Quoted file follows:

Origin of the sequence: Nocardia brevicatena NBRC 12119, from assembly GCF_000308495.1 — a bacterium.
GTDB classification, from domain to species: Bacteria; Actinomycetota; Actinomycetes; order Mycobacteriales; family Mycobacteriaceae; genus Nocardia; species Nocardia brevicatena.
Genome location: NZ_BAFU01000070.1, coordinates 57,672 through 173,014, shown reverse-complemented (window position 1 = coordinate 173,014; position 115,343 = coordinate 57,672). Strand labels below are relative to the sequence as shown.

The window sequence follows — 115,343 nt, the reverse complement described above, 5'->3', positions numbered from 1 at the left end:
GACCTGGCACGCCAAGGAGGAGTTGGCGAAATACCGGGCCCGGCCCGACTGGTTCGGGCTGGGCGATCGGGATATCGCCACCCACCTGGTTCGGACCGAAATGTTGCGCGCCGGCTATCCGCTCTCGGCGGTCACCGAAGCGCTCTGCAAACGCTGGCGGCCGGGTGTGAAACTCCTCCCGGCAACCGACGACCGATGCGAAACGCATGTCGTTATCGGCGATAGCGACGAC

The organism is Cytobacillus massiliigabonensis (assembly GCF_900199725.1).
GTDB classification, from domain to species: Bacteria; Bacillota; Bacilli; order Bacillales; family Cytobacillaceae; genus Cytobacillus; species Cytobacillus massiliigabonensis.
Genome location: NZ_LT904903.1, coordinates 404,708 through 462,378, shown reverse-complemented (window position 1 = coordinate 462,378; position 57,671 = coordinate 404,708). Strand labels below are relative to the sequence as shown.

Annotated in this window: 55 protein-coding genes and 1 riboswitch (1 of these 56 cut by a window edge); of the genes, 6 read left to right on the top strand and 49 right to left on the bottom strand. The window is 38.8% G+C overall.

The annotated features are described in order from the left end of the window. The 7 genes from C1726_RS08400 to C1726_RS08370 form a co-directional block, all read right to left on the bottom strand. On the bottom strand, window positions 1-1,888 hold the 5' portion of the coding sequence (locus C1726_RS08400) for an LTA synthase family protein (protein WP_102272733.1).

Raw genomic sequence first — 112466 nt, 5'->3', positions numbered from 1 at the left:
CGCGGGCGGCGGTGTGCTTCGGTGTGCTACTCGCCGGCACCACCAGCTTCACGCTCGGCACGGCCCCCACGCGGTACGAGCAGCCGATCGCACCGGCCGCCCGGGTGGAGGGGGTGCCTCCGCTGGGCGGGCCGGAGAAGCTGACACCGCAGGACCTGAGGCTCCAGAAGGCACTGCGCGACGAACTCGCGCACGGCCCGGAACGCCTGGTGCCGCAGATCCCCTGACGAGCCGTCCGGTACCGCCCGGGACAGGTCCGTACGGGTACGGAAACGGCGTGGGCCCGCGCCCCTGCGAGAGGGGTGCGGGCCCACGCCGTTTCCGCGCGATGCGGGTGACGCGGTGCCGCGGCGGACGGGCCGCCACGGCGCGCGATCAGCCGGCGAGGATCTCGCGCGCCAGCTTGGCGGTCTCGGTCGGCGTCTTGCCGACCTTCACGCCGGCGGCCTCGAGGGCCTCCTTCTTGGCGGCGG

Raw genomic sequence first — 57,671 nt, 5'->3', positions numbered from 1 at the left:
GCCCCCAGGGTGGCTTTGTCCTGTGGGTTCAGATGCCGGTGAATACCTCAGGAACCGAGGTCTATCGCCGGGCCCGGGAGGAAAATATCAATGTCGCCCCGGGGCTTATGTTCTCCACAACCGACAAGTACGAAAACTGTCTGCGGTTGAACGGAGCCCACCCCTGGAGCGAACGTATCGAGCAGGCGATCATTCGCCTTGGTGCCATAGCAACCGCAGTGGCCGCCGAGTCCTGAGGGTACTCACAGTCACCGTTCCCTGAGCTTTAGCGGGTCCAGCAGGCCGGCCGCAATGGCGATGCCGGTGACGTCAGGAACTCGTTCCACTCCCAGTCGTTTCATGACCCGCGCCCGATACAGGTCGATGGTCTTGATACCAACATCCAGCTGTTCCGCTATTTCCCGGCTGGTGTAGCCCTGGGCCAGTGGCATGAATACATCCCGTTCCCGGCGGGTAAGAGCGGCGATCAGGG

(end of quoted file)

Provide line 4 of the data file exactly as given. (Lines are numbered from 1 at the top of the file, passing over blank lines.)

The window sequence follows — 115,343 nt, the reverse complement described above, 5'->3', positions numbered from 1 at the left end: